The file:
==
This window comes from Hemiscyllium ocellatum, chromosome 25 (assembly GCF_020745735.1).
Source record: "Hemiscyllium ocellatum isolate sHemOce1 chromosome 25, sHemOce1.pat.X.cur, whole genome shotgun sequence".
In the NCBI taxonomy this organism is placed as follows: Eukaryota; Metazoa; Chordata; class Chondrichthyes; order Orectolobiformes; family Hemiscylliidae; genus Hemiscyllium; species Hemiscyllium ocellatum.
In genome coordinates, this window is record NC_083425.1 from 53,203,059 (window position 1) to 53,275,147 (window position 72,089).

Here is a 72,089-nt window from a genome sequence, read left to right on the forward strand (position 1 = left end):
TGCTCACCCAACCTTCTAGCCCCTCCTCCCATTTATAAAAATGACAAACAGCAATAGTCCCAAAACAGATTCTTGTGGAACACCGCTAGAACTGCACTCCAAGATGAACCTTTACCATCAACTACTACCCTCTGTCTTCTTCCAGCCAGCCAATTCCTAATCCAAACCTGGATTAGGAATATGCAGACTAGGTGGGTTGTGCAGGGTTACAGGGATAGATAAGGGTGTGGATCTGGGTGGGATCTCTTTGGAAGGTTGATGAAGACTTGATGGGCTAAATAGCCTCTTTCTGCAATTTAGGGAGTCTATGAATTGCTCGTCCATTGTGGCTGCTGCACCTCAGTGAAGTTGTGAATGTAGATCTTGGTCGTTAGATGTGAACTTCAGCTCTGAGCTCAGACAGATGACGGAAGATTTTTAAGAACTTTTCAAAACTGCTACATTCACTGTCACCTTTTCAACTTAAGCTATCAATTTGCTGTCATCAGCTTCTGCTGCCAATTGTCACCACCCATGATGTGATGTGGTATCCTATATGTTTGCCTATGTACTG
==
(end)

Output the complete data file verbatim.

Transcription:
This window comes from Hemiscyllium ocellatum, chromosome 25 (assembly GCF_020745735.1).
Source record: "Hemiscyllium ocellatum isolate sHemOce1 chromosome 25, sHemOce1.pat.X.cur, whole genome shotgun sequence".
In the NCBI taxonomy this organism is placed as follows: Eukaryota; Metazoa; Chordata; class Chondrichthyes; order Orectolobiformes; family Hemiscylliidae; genus Hemiscyllium; species Hemiscyllium ocellatum.
In genome coordinates, this window is record NC_083425.1 from 53,203,059 (window position 1) to 53,275,147 (window position 72,089).

Here is a 72,089-nt window from a genome sequence, read left to right on the forward strand (position 1 = left end):
TGCTCACCCAACCTTCTAGCCCCTCCTCCCATTTATAAAAATGACAAACAGCAATAGTCCCAAAACAGATTCTTGTGGAACACCGCTAGAACTGCACTCCAAGATGAACCTTTACCATCAACTACTACCCTCTGTCTTCTTCCAGCCAGCCAATTCCTAATCCAAACCTGGATTAGGAATATGCAGACTAGGTGGGTTGTGCAGGGTTACAGGGATAGATAAGGGTGTGGATCTGGGTGGGATCTCTTTGGAAGGTTGATGAAGACTTGATGGGCTAAATAGCCTCTTTCTGCAATTTAGGGAGTCTATGAATTGCTCGTCCATTGTGGCTGCTGCACCTCAGTGAAGTTGTGAATGTAGATCTTGGTCGTTAGATGTGAACTTCAGCTCTGAGCTCAGACAGATGACGGAAGATTTTTAAGAACTTTTCAAAACTGCTACATTCACTGTCACCTTTTCAACTTAAGCTATCAATTTGCTGTCATCAGCTTCTGCTGCCAATTGTCACCACCCATGATGTGATGTGGTATCCTATATGTTTGCCTATGTACTG